Catholic Charities says they've received death threats over refugee
BATON ROUGE - Catholic Charities told WBRZ Tuesday the organization received threats, including death threats, over efforts to help resettle a Syrian refugee in the Baton Rouge area earlier this summer.
Louisiana State Police and Catholic Charities discussed the threats during an impromptu news conference Tuesday evening.
"A phone call came into this office this afternoon, in regard to threatening members and people involved in this program," said Col. Mike Edmonson. "We've since learned from other fusion centers around the south that there's other, similar type of threats."
State Police says it is taking these threats seriously. What the caller said is unknown, but it did come from out of state.
Catholic Charities told WBRZ Monday the organization helped resettle a Syrian refugee briefly a few months ago. The group said that refugee left Baton Rouge to meet family in Washington D. C., and it is not their policy to track them after that.
Gov. Bobby Jindal issued an executive order this week instructing state agencies not to assist with the resettlement of any future Syrian refugees in Louisiana. The governor said he wants the federal government not to send any more refugees to the state, but Jindal does not have the legal authority to prevent that from happening.
State Police says it got involved after the executive order was handed down and is asking for more transparency between all agencies about refugees.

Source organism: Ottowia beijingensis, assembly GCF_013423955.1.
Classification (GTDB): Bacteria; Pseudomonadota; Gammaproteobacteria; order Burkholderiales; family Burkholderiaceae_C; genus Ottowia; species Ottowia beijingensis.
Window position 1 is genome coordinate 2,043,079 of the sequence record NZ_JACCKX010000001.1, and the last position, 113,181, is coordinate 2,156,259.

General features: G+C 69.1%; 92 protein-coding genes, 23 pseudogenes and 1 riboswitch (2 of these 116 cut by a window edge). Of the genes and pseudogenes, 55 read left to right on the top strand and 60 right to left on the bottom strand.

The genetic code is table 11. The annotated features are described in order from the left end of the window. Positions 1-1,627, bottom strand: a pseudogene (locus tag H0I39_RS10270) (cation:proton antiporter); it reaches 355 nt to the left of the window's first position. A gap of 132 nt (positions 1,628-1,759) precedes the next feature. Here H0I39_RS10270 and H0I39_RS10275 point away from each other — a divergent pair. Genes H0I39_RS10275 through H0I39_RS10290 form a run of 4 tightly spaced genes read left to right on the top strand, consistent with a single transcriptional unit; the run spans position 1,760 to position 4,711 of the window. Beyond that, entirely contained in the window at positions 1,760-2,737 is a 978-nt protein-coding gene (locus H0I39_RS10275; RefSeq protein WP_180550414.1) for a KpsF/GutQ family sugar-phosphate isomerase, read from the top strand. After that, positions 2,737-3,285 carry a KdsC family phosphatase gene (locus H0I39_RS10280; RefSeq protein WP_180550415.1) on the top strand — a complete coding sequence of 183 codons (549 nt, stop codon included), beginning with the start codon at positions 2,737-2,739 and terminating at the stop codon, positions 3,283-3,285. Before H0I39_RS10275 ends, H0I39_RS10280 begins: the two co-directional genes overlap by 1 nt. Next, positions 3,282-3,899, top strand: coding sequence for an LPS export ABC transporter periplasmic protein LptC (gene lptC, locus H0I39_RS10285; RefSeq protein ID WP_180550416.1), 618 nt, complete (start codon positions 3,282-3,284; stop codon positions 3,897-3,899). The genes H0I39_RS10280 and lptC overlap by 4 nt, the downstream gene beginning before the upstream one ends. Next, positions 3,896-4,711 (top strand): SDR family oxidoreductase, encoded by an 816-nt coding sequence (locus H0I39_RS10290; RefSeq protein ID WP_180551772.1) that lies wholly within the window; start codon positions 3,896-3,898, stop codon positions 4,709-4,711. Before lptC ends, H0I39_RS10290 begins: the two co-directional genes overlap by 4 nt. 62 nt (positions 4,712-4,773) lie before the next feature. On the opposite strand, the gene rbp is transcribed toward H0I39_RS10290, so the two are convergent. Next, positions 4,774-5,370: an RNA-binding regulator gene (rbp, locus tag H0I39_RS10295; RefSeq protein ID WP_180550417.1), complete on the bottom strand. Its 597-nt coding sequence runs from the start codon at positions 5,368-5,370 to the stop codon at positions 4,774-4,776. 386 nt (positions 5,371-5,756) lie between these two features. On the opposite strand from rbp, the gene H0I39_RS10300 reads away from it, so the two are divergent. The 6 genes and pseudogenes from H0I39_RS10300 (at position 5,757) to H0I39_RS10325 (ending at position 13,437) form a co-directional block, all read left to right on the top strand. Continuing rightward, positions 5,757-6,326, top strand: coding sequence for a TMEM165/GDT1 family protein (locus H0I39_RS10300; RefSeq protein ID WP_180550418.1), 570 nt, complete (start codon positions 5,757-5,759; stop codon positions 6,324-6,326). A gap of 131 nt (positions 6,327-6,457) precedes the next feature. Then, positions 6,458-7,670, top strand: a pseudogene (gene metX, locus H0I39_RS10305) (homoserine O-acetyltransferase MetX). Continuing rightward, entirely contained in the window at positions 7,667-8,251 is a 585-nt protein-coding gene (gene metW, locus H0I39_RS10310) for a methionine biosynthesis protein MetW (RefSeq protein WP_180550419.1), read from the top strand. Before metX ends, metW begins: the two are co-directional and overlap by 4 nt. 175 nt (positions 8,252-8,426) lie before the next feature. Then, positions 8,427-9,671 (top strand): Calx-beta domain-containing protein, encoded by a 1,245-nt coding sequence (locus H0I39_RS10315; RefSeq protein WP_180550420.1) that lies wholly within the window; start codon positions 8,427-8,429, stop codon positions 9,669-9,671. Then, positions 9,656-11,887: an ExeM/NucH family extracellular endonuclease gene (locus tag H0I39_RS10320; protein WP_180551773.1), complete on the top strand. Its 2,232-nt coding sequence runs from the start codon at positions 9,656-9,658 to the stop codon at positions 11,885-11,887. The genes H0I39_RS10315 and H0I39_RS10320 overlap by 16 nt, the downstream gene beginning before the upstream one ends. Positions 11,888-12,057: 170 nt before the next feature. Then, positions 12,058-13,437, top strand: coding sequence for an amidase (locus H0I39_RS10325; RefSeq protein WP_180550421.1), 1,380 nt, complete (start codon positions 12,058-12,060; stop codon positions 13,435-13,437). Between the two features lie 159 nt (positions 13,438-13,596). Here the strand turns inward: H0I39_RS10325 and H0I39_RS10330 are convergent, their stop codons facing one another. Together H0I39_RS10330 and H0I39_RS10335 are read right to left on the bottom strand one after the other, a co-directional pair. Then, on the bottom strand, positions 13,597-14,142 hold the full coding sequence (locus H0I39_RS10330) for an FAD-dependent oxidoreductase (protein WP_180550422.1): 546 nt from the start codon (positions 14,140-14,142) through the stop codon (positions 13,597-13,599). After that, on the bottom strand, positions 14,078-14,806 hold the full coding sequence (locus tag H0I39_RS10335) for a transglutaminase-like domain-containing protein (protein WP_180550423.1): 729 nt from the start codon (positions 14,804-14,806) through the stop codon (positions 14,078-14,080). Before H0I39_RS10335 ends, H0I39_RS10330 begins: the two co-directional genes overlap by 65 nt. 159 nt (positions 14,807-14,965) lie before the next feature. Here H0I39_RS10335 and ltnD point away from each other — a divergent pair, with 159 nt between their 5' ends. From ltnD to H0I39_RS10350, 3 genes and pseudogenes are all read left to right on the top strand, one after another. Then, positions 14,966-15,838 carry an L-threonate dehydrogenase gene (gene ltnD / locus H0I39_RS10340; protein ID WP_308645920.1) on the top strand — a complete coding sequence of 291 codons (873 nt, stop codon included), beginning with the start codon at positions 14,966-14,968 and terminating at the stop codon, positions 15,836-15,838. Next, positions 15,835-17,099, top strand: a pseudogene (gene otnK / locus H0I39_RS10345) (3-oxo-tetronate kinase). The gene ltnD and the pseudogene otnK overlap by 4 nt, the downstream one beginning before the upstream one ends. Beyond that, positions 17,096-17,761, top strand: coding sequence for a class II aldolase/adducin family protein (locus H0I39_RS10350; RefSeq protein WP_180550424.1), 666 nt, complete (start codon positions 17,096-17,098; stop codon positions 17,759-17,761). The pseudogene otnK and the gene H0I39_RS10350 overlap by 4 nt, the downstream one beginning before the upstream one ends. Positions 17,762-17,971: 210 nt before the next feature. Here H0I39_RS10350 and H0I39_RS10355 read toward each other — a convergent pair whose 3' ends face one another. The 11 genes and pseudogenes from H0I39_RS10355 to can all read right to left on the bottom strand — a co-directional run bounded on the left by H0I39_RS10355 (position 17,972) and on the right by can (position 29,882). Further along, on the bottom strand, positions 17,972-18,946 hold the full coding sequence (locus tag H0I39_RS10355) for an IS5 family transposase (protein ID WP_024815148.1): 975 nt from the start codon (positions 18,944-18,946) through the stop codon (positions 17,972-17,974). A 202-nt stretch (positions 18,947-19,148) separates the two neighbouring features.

"We simply found out that the state department was not sharing information on the program on a local level," said Edmonson. "That's unacceptable to us. We need to get better at that."
Jindal also ordered the Louisiana State Police to prevent any possible threats against Louisiana. State Police have since been asking questions about the movements of the 14 refugees the U. S. State Department said were placed in Louisiana in 2015.
Opposition to the acceptance of Syrian refugees spiked after terror attacks in Paris which killed 129 people and wounded hundreds more. The Islamic State claimed responsibility for the attacks, and witnesses said the attackers mentioned France's aerial campaign against IS targets in Syria during their attack. Investigators said they also recovered what may have been a forged Syrian passport used by one of the attackers.
President Barack Obama said he wants the U. S. to take in 10,000 refugees from the Syrian civil war, which the United Nations said has been responsible for an estimated 220,000 deaths. Fighters for the Islamic State have previously stated their goal is to prevent refugees from fleeing Syria. Obama said not taking in refugees would be a betrayal of America's values.
State Police says it is investigating any threats and it will take them a couple days to do so.
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